PURPOSE. To evaluate dynamic changes in iris configuration and their association with anterior chamber angle width by using anterior segment optical coherence tomography (ASOCT). METHODS. Forty-six normal subjects with open angles and 40 with narrow angles (Shaffer grade ≤2 in three or more quadrants during dark room gonioscopy) were analyzed. The dynamic ASOCT dark-light changes of iris bowing were captured with real-time video recording and nasal iris bowing, nasal anterior chamber angle, and pupil diameter were measured in serial image frames selected from the video capture. The associations between iris bowing, iris thickness, anterior chamber depth (ACD), age, anterior chamber angle, and pupillary diameter measurements were evaluated with univariate and multivariate regression analyses. RESULTS. The relationship between iris bowing and pupil diameter was largely linear, with three dynamic patterns observed: (1) convex-to-convex (iris remains convex in dark and light); (2) concave-to-convex (iris changes from concave to convex from light to dark); and (3) concave-to-concave (iris remains concave in dark and light). All the subjects with narrow angles had convex-to-convex anatomy, although 43% of the subjects with open angles also demonstrated this pattern. These individuals were older and had shorter axial length (both with P < 0.001). Older age (r = -0.352, P = 0.001), smaller ACD (r = 0.382, P < 0.001), and smaller difference in angle opening distance in light and dark (r = 0.472, P < 0.001) were associated with smaller differences in iris bowing in the light and dark. ACD and iris bowing were independently associated with anterior chamber angle width. CONCLUSIONS. Independent of ACD, iris bowing is an important biometric parameter that determines angle width. Investigation of iris dynamics may offer a new perspective in understanding the risk and mechanism of primary angle closure.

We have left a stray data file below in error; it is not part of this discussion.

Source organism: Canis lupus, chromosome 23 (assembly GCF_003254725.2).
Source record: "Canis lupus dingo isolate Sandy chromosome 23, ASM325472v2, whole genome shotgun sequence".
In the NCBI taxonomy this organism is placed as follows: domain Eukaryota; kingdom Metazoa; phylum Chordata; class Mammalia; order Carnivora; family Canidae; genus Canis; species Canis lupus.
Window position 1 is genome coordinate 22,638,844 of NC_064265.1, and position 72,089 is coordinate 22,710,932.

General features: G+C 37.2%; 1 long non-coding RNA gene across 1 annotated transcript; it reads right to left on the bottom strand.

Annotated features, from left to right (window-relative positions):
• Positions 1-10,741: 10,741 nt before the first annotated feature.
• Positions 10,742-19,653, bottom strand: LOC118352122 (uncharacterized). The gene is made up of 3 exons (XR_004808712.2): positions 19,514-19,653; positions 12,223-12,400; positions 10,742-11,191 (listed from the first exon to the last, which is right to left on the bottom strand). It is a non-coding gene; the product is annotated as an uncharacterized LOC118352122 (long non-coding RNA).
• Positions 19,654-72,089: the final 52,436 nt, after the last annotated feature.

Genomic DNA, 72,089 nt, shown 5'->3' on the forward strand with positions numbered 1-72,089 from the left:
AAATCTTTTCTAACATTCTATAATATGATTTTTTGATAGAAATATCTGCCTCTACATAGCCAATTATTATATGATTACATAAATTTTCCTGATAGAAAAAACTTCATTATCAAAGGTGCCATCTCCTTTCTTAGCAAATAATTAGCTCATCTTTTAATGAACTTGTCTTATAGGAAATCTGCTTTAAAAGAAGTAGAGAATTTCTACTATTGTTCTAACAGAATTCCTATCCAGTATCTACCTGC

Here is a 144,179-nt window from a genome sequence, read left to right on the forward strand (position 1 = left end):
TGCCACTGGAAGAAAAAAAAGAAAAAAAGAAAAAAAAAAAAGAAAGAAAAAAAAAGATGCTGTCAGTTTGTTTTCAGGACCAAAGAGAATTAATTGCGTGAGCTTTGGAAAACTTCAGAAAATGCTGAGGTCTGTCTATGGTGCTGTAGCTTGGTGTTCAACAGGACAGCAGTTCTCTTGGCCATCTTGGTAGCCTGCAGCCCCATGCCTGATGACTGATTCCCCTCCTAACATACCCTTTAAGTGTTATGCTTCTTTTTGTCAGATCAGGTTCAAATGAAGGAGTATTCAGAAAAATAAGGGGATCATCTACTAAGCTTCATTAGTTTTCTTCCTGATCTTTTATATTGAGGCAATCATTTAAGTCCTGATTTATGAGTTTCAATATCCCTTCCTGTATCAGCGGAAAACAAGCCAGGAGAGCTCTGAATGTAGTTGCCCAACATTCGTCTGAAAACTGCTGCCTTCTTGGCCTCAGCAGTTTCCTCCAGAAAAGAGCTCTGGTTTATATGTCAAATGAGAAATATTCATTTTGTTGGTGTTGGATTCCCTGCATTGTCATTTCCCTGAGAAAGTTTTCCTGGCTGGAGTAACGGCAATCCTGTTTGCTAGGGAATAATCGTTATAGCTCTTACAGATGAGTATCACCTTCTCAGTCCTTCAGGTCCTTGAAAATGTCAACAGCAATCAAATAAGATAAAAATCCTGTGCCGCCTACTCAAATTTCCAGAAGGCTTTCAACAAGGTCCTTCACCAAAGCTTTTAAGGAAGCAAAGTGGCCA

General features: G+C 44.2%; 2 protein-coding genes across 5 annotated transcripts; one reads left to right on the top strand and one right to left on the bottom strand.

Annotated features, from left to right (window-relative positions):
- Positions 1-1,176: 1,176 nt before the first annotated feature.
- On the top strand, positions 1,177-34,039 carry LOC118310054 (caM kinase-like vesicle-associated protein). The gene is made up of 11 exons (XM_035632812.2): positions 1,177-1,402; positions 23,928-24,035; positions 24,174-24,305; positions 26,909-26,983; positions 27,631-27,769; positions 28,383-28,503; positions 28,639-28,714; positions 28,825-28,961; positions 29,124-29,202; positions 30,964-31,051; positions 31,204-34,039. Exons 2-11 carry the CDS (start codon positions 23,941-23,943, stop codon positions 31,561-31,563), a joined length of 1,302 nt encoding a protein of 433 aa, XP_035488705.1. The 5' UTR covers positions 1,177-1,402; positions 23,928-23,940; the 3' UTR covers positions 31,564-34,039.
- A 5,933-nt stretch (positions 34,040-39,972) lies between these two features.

ASJC Scopus subject areas
- Sensory Systems
- Cellular and Molecular Neuroscience